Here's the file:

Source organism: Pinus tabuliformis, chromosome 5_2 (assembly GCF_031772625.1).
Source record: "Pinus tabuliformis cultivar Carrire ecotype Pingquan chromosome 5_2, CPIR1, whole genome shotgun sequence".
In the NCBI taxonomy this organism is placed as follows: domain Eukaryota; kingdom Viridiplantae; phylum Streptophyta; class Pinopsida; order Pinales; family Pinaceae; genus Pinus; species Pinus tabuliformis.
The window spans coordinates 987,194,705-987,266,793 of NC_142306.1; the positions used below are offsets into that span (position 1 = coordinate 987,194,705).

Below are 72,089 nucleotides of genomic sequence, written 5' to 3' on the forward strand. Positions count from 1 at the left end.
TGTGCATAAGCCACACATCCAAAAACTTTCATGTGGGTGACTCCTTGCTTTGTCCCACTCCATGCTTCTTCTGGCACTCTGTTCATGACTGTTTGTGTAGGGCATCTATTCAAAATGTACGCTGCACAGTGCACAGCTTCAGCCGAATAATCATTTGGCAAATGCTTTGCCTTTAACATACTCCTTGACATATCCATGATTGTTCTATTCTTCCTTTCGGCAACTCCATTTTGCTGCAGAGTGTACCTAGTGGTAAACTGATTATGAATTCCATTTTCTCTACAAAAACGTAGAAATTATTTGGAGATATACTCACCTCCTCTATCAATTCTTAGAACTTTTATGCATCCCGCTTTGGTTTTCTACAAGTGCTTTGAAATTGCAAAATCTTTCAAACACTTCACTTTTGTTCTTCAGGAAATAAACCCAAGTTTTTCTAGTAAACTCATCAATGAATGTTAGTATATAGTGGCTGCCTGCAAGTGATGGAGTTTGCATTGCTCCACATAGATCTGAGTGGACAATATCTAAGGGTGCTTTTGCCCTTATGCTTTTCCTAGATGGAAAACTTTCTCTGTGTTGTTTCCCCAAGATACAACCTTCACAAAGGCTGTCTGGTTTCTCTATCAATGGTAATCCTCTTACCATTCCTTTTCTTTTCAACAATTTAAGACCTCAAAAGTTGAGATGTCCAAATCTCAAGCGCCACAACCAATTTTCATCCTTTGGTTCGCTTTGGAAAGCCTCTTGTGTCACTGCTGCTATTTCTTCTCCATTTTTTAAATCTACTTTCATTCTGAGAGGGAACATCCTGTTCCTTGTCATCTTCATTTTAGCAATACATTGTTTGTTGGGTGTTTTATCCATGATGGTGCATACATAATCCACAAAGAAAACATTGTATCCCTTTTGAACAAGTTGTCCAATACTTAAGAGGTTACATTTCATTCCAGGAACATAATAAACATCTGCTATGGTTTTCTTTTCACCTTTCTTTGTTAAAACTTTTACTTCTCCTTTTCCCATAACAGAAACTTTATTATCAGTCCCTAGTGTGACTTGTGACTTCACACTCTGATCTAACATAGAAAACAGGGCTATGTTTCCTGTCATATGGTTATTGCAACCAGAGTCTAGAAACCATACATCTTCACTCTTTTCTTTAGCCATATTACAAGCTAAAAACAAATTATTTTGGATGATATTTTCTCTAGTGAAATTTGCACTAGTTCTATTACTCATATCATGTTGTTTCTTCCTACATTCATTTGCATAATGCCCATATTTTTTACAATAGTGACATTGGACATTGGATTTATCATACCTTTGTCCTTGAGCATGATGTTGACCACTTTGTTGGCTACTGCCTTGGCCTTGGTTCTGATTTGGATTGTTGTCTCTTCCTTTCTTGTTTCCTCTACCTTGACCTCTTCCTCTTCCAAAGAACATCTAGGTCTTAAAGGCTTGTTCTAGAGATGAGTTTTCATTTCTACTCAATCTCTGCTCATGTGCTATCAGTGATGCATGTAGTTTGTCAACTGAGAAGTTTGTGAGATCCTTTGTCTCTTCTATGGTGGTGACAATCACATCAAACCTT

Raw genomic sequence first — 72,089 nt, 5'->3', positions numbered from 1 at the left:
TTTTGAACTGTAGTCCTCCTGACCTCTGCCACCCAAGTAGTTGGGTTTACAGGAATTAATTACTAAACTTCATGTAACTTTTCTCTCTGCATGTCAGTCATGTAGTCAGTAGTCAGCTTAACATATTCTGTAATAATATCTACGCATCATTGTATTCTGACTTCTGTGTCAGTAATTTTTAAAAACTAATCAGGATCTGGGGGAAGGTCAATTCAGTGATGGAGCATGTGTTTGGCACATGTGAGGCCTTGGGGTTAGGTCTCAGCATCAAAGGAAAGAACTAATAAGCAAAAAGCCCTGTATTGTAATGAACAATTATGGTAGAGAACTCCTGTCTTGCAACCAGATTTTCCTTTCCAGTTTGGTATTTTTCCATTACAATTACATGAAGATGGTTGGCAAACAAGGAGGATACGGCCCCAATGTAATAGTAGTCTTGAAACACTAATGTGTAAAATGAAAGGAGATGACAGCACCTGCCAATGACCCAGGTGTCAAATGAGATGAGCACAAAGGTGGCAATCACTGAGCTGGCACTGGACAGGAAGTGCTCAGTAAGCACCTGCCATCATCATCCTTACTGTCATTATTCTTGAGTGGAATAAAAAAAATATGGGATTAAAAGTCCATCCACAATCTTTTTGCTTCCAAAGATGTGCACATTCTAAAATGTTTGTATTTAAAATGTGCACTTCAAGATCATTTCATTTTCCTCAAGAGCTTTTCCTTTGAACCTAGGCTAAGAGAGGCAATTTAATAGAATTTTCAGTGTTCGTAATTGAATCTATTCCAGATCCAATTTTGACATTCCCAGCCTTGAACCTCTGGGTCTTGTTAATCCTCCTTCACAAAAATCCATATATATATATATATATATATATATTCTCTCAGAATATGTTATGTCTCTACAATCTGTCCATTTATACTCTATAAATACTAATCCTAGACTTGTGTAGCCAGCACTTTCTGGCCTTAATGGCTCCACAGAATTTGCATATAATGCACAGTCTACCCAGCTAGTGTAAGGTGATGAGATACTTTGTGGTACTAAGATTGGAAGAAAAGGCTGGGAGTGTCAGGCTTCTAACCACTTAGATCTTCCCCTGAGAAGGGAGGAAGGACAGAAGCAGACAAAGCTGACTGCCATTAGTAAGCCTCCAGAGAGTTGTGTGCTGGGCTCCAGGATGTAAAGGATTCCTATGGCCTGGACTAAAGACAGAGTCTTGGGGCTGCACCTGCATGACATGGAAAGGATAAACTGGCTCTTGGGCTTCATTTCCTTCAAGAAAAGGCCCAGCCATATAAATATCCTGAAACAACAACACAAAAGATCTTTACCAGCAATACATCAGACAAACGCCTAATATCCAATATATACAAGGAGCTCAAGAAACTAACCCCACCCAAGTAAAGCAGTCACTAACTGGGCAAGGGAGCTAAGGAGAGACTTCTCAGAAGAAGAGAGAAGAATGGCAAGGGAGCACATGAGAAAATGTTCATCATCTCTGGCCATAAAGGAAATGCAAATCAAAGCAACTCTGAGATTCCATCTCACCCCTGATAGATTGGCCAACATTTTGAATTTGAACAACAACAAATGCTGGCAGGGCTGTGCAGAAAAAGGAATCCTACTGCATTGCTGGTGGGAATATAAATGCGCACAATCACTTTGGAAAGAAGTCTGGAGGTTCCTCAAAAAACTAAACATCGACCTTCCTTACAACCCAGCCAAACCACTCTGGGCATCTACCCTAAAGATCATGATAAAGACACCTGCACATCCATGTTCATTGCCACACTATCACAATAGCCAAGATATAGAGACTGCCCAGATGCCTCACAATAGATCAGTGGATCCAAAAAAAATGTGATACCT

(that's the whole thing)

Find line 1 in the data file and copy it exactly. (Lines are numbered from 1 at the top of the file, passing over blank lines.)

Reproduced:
Source organism: Pinus tabuliformis, chromosome 5_2 (assembly GCF_031772625.1).